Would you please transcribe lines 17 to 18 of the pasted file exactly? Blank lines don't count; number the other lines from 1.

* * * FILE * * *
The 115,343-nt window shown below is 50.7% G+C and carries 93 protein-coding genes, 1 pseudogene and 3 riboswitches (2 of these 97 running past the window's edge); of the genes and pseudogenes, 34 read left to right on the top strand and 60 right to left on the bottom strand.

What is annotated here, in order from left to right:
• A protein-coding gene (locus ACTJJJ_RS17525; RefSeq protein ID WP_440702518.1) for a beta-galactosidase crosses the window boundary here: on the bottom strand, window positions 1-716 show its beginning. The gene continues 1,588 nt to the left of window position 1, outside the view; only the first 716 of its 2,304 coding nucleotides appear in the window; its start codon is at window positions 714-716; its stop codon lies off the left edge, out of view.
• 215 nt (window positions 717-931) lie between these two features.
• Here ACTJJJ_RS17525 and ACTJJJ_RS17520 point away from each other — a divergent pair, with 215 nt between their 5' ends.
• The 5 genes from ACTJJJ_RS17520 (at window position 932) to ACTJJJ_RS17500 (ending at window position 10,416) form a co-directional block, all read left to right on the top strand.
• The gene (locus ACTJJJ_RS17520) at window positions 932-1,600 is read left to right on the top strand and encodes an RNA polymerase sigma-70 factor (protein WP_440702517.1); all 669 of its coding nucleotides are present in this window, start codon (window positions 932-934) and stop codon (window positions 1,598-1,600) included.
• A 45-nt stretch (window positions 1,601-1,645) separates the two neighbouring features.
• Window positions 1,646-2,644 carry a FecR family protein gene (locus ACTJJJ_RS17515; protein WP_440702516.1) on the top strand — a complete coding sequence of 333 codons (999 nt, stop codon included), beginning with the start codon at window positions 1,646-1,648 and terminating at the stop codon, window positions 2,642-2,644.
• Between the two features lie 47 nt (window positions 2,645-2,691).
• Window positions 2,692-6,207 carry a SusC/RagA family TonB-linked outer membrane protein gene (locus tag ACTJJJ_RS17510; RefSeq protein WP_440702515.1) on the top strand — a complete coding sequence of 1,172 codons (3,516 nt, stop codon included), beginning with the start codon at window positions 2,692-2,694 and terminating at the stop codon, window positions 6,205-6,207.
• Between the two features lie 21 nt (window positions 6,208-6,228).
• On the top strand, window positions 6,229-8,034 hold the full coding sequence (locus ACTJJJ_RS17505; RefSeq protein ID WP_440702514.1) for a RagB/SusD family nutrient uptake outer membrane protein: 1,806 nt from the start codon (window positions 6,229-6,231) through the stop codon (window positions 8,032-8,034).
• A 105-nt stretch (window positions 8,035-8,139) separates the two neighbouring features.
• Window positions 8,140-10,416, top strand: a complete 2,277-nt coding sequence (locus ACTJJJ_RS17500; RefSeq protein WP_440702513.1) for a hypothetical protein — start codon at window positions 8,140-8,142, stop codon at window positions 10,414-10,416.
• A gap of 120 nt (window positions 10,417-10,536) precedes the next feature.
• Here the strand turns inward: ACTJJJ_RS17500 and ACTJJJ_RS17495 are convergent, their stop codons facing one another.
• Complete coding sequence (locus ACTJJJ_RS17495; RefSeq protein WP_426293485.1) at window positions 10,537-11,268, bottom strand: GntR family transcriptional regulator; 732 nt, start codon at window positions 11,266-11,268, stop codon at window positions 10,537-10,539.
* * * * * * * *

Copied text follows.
• Here the strand turns inward: ACTJJJ_RS17500 and ACTJJJ_RS17495 are convergent, their stop codons facing one another.
• Complete coding sequence (locus ACTJJJ_RS17495; RefSeq protein WP_426293485.1) at window positions 10,537-11,268, bottom strand: GntR family transcriptional regulator; 732 nt, start codon at window positions 11,266-11,268, stop codon at window positions 10,537-10,539.